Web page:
# Homework Help: Orthonormal basis of 1 forms for the rotating c metric

1. Mar 28, 2016

### lostphysicist

1. The problem statement, all variables and given/known data

Write down an orthonormal basis of 1 forms for the rotating C-metric

Use the result to find the corresponding dual basis of vectors

See attached file for metric and appropriate equations

The two equations on the left are for our vectors. the equations on the right are for our 1-forms/dual-vectors.

3. The attempt at a solution
g^μν= inverse metric on the manifold
η^μν=inverse minkowski metric=diag(-1,1,1,1)= minkowski m etric
E_a=non coordinate basis vectors for metric
Θ_a=non coordinate 1-forms for metric

I'm confused how we read off the g_μν from the metric above. Will this be equal to g^μν?

Do we have to expand the brackets or are the coordinates

1. dt-αx^2dφ
2.dy
3.dx
4.dφ+αx^2

and the g_μν components just the factors in front of these square rooted? What are the vierbeins?
Any help would be appreciated.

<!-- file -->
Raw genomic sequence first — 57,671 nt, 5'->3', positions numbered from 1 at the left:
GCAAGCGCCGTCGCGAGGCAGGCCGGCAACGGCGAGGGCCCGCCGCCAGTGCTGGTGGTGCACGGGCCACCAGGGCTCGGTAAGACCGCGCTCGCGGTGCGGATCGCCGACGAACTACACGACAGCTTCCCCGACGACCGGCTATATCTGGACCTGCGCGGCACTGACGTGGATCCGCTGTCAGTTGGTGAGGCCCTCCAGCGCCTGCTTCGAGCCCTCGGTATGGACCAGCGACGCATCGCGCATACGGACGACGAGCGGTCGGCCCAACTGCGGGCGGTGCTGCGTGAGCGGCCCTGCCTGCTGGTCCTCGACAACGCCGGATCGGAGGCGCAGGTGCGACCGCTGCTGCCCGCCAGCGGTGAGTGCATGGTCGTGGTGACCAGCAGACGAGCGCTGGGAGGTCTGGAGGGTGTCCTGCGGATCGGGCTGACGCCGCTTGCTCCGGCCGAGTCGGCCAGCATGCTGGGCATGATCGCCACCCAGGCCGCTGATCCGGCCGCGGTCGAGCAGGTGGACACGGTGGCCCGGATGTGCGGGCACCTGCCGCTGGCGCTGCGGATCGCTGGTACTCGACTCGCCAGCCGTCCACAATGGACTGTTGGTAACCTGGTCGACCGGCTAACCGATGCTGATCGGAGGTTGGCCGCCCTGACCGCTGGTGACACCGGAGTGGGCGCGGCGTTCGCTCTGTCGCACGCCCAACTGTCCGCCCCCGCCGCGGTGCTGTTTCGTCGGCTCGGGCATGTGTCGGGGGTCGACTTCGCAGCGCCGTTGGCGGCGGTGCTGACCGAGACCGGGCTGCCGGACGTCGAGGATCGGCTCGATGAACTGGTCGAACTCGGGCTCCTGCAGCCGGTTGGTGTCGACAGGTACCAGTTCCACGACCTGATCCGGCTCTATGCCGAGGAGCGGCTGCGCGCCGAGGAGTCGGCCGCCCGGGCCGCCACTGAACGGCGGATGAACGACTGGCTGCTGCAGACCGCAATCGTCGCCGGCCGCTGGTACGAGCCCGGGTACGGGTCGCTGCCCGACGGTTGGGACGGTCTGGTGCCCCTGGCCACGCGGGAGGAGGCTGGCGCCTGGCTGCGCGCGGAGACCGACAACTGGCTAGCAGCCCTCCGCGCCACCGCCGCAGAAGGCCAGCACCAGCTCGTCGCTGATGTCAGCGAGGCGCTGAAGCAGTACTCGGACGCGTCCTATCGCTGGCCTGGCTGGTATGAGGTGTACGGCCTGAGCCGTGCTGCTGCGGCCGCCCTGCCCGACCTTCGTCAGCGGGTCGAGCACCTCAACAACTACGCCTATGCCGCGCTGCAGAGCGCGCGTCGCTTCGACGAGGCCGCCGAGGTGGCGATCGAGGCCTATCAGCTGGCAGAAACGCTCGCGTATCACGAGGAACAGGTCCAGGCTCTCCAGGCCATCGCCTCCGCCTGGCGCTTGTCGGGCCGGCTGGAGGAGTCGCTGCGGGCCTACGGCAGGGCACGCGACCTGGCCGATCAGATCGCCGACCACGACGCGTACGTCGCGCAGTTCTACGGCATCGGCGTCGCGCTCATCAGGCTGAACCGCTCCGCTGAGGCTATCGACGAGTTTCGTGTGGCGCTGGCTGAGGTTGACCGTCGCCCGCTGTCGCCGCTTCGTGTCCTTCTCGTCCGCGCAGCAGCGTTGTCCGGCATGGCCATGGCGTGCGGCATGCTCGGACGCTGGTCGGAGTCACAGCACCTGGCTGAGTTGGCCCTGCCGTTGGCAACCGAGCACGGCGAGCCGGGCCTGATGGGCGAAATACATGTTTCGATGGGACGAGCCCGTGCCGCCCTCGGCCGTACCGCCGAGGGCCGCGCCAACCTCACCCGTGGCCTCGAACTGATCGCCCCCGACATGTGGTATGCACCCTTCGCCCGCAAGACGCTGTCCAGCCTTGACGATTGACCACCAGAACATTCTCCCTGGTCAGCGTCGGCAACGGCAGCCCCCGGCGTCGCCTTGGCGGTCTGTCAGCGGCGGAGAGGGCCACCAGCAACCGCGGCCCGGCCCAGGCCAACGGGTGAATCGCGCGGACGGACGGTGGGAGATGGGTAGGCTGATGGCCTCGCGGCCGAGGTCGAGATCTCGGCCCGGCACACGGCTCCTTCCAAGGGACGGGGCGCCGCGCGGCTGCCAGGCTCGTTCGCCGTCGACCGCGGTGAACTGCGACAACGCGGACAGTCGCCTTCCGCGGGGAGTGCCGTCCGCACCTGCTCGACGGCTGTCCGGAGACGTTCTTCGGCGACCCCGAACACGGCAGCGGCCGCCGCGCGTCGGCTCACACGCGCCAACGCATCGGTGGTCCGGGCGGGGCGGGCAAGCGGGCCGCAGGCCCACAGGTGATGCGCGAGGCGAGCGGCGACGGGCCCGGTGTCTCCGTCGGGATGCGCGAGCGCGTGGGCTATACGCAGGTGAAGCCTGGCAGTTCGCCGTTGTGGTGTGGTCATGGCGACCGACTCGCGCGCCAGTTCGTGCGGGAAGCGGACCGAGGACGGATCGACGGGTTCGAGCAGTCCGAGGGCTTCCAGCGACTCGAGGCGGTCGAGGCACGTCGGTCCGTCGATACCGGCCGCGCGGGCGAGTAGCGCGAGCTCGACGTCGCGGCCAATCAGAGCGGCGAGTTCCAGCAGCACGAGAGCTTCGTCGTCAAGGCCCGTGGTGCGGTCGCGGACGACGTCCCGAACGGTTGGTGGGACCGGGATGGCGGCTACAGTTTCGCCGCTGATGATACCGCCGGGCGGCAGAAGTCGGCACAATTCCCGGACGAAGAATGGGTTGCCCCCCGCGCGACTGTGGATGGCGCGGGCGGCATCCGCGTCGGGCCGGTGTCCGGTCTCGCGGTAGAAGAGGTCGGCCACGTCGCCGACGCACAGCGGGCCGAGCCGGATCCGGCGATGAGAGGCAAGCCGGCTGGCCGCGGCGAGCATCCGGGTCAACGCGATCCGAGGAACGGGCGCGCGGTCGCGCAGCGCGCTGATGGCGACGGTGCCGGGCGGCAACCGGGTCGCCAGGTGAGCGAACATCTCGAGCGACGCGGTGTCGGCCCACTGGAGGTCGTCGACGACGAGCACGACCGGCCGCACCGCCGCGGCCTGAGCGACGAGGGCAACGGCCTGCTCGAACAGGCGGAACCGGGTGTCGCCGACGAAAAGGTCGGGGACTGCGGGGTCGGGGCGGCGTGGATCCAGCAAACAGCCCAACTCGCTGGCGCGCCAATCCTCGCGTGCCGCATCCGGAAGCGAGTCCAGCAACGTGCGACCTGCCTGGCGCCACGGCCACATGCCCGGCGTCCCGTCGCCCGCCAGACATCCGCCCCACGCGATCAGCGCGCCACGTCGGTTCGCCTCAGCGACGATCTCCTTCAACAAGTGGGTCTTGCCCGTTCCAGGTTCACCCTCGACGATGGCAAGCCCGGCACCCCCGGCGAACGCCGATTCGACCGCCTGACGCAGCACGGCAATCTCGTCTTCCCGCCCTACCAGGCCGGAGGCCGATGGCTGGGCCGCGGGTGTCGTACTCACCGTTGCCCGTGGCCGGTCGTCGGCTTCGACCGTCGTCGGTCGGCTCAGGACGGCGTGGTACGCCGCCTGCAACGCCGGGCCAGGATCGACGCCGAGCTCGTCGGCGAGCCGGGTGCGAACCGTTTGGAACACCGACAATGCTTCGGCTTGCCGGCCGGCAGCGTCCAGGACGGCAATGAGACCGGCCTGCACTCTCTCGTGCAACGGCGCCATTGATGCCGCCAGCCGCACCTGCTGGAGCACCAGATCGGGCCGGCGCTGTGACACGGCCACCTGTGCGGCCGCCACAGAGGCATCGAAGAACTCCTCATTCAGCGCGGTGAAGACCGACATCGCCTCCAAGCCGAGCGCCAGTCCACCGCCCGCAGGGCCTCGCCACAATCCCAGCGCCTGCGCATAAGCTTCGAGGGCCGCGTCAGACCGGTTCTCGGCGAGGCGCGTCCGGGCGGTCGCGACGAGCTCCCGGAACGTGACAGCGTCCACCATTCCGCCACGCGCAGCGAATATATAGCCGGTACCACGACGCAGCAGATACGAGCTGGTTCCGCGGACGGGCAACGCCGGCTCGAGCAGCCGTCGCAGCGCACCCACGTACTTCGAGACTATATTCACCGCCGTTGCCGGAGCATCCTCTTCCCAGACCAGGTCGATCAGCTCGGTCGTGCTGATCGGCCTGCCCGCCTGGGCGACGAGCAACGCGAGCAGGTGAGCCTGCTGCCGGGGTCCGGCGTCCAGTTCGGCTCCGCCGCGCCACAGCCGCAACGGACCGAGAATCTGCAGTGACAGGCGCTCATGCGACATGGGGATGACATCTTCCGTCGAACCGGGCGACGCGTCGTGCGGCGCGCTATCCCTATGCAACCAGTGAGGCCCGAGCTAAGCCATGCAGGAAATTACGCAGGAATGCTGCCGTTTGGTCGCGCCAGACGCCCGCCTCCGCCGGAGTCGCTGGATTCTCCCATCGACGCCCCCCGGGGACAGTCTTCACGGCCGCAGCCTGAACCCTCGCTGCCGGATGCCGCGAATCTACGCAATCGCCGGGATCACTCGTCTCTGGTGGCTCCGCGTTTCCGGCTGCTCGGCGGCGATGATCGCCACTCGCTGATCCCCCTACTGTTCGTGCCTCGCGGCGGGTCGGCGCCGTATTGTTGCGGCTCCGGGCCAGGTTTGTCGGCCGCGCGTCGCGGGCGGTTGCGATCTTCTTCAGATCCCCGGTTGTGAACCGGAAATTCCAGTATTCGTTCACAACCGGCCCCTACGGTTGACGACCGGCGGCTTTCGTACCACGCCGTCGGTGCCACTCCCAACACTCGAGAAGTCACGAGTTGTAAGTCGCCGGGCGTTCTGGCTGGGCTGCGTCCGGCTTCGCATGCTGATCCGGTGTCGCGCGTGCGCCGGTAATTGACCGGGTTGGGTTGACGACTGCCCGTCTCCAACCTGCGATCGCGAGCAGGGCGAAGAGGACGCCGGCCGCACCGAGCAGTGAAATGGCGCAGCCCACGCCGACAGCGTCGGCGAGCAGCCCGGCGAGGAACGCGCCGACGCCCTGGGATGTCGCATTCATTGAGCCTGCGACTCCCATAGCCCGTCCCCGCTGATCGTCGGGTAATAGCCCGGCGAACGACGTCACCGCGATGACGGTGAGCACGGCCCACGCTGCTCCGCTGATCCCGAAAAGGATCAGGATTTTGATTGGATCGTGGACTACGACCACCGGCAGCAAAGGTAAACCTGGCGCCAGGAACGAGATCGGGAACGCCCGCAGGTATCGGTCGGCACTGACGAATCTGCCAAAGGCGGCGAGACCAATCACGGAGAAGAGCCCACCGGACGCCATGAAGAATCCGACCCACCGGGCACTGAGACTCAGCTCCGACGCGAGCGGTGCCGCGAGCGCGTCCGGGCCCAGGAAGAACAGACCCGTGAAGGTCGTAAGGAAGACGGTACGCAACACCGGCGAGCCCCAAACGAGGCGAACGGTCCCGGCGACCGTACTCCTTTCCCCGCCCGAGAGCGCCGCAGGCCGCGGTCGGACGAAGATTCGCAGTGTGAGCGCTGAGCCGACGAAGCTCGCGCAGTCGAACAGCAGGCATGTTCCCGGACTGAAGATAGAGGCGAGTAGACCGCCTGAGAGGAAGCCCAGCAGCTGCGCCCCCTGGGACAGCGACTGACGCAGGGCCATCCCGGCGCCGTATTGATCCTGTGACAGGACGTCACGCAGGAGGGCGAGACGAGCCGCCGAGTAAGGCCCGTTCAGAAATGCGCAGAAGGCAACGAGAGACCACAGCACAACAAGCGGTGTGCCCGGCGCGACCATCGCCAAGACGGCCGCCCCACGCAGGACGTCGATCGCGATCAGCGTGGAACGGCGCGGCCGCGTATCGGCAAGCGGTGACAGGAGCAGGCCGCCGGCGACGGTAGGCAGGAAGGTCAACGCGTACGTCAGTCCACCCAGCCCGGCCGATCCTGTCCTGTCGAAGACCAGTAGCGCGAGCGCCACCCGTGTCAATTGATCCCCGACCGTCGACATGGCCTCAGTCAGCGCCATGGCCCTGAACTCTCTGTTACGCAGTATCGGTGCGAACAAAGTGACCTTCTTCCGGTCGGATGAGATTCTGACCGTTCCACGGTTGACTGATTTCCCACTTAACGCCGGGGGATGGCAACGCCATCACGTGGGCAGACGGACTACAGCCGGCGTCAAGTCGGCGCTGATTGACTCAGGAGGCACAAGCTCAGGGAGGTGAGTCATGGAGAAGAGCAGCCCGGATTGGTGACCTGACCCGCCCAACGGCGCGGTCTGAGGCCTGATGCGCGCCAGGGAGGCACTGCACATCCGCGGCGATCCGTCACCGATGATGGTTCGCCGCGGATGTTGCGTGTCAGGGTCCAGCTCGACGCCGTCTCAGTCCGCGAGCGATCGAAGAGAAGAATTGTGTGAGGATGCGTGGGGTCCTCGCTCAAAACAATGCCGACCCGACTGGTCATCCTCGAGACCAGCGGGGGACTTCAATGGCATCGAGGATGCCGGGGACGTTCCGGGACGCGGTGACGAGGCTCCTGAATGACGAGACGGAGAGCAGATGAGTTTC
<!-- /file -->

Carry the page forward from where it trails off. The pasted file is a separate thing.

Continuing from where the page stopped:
Thanks

File size:
3.6 KB
Views:
117
File size:
1.5 KB
Views:
97
File size:
1.4 KB
Views:
107
File size:
1.4 KB
Views:
95
File size:
1.5 KB
Views:
94
File size:
28.3 KB
Views:
64
2. Apr 2, 2016

### Greg Bernhardt

Thanks for the post! This is an automated courtesy bump. Sorry you aren't generating responses at the moment. Do you have any further information, come to any new conclusions or is it possible to reword the post?

3. Apr 4, 2016

### stevendaryl

Staff Emeritus
The metric components $g_{\mu \nu}$ are just the coefficients in the expansion of $ds^2$. You write:

$ds^2 = g_{tt} dt^2 + 2 g_{tx} dt dx + 2 g_{ty} dt dy + 2 g_{t\varphi} dt d\varphi + g_{xx} dx^2 + 2 g_{xy} dx dy + 2 g_{x\varphi} dx d\varphi + g_{yy} dy^2 + 2 g_{y\varphi} dy d\varphi + g_{\varphi \varphi} d\varphi^2$

(The reason for the factors of 2 is because it really should be $g_{xy} dx dy + g_{yx} dy dx$, but those two terms are equal, so I just wrote $2 g_{xy} dx dy$). So if you expand your expression for $ds^2$, you can just read off the components $g_{\mu \nu}$.

As for the second question: No, $g^{\mu \nu}$ is not equal to $g_{\mu \nu}$, in general. Viewed as 4x4 matrices, $g^{\mu \nu}$ is the inverse of $g_{\mu \nu}$. Or in terms of components:

$\sum_{\alpha} g^{\mu \alpha} g_{\alpha \nu} = \delta^\mu_\nu$, where $\delta^\mu_\nu$ is 1 if $\mu = \nu$ and zero otherwise.